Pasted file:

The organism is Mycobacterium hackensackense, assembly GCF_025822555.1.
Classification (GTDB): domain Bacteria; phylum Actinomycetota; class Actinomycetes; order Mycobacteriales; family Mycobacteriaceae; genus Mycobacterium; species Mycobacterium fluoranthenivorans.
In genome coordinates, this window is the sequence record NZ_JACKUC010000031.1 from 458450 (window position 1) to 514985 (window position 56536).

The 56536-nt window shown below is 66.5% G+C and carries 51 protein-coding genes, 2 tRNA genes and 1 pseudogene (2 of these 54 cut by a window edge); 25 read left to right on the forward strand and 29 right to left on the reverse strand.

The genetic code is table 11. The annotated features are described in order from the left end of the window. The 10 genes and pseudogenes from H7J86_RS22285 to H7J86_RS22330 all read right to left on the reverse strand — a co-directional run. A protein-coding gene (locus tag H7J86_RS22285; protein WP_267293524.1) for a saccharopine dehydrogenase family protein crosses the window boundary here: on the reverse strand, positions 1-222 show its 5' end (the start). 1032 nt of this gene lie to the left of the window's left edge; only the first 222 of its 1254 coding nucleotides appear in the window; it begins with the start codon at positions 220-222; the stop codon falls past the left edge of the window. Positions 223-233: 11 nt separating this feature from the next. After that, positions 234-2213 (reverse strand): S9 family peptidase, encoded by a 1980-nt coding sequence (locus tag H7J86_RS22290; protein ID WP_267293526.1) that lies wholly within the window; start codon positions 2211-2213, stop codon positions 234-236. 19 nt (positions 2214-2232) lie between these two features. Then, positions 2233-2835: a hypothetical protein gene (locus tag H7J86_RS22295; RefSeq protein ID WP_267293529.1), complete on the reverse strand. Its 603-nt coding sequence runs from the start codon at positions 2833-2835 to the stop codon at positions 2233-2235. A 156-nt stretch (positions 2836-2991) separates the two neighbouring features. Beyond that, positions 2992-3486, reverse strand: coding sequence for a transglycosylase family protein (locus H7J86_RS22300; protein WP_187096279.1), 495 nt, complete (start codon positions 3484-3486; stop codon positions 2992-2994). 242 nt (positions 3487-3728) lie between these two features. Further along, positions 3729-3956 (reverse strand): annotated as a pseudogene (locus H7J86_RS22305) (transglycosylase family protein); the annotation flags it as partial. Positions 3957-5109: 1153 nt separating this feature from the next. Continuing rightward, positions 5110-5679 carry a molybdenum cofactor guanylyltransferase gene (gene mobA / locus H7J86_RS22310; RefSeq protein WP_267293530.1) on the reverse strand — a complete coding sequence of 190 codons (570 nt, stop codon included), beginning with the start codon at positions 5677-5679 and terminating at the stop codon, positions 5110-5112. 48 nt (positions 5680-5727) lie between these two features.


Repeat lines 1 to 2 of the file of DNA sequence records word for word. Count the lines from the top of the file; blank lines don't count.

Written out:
The organism is Mycobacterium hackensackense, assembly GCF_025822555.1.
Classification (GTDB): domain Bacteria; phylum Actinomycetota; class Actinomycetes; order Mycobacteriales; family Mycobacteriaceae; genus Mycobacterium; species Mycobacterium fluoranthenivorans.